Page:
Friday, November 20, 2009

If I Could Only Make Black People Dance...

People lose jobs everyday, especially in the market we're currently in. And they lose them for lots of reasons...maybe they show up late, don't perform at the desired level, take too many smoke breaks, watch porn at work, call the boss an idiot while simultaneously posting a twit pic of his head superimposed over a woman, spend too much on the company account, sleep with the boss' know, regular stuff.

I've never been fired...ever....but I came really close one time...really close. You would immediately jump to the conclusion that I had done one of the above mentioned tasks...if only it had been that simple.

You see, when you're the drummer for the house band in a dance club, one thing is have to make people DANCE...otherwise, it's a stand club, and those can be real downers...standing and consuming alcohol isn't nearly as entertaining as doing the white mans underbite while awkwardly grinding on your favorite woman...or at least your favorite at that particular club...ok, it doesn't even have to be your favorite at this point, just one that lets you accost her with your "moves"...when you've got beer goggles on, it just has to lack an Adams apple and a bulge and we're good to go...then again, it was Bourbon Street, and those last two specifications didn't matter to some...Change of criteria: if it doesn't have chairs around it it's probably fair game.

I've strayed...oh yea, back to the point of this quickly plummeting post...

In order to make someone dance a drummer must possess one thing...not killer chops, not cool hair, not the latest and greatest kit...yes, that's must possess GROOVE (See "Steve Gadd" in the dictionary)...DUM-DUM-DUMMMMMMM!!!!!!!!!!!

One problem...go ahead, ask someone how to get groove...

"You just gotta feel it man!"


The drummer for the night band, Jeff, (we played 4-9, they were on from 9-whenever people passed out and were dragged back to their hotel rooms) came over to my house one night...he was also my teacher at the time. Yes, I had pretty much the best learning setup ever...but he came over to give me a heads up...I was fixin to lose my job.


"People ain't dancin''ve gotta get people to dance."


"Groove man, you gotta get your groove on."

"How do I find my groove?!"

"You just gotta feel it man..."


I was freaked out...I had moved to NOLA by myself, I was 19 and only knew one person there (and he was telling me I was fixing to lose my job, so I wasn't particularly fond of him at the moment), and didn't really have the gig knowledge, connections, or experience to go out and land another gig by myself. I was tweaked...I didn't know what to do.

I lay awake all night that night...thinking, turning things over in my mind, trying to find my groove...

With his help I started on a journey I'm still participating in now...the journey to groove. I began to completely emerse myself in the music we were performing...I listened to it over, and over, and over, and over, and over...I listened to the hi-hat only, then the bass drum only, then just the snare...why were they doing the things they were doing? What made people want to dance to "Brick House" everytime it came on but when I played no one danced? Why couldn't I have been born an African American, therefore being given unlimited natural groove powers that I could use at my own discretion?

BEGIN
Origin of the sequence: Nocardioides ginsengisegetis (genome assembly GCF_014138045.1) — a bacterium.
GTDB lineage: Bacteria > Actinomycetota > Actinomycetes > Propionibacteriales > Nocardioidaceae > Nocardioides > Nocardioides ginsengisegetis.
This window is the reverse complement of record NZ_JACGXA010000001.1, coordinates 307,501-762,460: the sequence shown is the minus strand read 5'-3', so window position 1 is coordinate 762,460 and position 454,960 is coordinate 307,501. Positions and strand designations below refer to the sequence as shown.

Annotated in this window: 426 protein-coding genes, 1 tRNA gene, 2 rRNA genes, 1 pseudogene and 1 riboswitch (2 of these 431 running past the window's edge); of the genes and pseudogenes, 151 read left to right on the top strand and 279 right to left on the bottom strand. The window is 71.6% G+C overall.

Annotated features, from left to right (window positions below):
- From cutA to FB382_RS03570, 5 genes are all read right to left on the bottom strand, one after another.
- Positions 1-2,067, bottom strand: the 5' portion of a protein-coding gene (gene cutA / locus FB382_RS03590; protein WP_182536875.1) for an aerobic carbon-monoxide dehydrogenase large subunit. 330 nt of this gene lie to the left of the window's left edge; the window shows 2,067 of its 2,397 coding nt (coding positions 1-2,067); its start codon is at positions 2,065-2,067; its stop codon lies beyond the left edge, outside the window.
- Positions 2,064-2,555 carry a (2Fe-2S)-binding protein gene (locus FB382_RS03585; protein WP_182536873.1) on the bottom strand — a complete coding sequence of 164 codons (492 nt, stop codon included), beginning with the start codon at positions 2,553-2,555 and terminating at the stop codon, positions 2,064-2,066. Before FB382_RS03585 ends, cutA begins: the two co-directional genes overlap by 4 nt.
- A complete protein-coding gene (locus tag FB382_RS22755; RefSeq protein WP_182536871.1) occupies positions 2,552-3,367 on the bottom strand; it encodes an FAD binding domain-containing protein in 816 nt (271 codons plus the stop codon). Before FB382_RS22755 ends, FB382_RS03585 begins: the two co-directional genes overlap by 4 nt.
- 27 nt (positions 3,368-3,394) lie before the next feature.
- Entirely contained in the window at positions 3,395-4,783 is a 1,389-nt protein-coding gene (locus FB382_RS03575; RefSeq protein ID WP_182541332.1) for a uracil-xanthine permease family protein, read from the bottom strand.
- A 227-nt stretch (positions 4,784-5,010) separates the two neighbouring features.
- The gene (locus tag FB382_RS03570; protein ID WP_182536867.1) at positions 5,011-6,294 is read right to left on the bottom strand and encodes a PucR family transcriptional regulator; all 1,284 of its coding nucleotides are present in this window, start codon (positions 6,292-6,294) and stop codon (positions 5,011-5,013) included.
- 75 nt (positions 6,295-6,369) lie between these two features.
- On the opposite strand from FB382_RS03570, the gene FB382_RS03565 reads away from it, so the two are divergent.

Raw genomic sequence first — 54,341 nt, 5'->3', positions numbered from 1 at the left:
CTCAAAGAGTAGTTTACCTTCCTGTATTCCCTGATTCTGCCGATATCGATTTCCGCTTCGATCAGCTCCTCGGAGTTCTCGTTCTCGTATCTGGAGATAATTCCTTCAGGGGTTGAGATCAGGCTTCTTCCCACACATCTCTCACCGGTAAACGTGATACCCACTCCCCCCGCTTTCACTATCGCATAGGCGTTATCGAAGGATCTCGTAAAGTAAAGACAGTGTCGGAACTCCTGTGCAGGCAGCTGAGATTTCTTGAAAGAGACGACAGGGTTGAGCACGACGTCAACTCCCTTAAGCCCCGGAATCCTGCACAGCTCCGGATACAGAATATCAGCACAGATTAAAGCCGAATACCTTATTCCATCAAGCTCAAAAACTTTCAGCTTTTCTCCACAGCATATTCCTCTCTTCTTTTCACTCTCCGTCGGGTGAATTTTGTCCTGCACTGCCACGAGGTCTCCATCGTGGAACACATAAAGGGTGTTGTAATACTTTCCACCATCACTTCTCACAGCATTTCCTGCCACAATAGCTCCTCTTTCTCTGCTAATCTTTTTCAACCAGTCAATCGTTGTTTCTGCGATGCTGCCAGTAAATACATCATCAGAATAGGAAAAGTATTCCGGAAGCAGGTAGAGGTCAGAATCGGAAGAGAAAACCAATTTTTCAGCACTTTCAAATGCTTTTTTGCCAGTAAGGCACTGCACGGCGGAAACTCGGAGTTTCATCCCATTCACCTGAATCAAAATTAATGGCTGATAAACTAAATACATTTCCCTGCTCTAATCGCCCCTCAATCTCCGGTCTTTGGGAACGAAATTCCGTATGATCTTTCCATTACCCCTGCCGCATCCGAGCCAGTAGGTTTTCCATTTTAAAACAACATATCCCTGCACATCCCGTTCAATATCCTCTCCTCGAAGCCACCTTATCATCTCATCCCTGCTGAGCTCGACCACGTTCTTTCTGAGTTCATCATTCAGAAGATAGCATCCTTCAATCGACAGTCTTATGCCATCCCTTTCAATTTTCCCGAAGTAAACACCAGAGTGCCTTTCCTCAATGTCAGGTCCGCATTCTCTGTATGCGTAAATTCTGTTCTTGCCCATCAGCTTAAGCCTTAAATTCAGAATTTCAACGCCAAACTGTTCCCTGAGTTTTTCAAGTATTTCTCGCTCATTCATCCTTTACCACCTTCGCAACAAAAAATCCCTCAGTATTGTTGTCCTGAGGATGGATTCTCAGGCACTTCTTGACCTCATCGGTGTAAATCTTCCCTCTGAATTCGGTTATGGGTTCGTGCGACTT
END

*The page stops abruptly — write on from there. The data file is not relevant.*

I would mimick these recordings repeatedly...I would play "Funky Music" all the way through with only my hi-hat, then just the bass drum part...I had to find out why this groove was universally danceable.

At the same time I was also having to continue to play these songs live five hours a day, 5-6 days a you even know how discouraging it is to perform a job everyday with the knowledge that you're doing it wrong and having no idea how to fix it? Not to mention if I lost this gig I had NO money...I was going to starve for lack of groove...This seemed ridiculous...

Then one day I devised a evil that just might work...

"Black folks have rhythm...If I could just make them dance I'd know I was onto something..."

I would watch the black patrons we had come in...they were like rocks when I played...take the same person and come back that evening when Jeff was playing and they'd be laughing and drinking and...DANCING! I couldn't get them to move if I picked them up and shook was horrible.

Day in and day out I would single them out...I'd change something I was doing and pay attention to their reactions...were they tapping their foot? Were they nodding their head? Swaying back and forth? Throwing up while having to watch this white kid try to play the drums...

And then one day it happened...the guy started moving a bit...what was I doing?! How could I replicate it on every song?!

As I emersed myself in the style of music we were playing and watched the crowds, things began to change. I began to change. My playing began to change. The things I worked on at that time were very small in comparison to what I normally practised...but they revolutionised my playing.

I wound up never losing my job...I found a groove, my groove. The key was that I accepted the criticism and ran with it. I wanted to figure out how I could fix it. And it helped that I wouldn't be eating if I didn't fix it. That's a different kind of urgency.

So here's to the black man. Here's to their rhythm. And here's to them saving my job by helping me find my groove...

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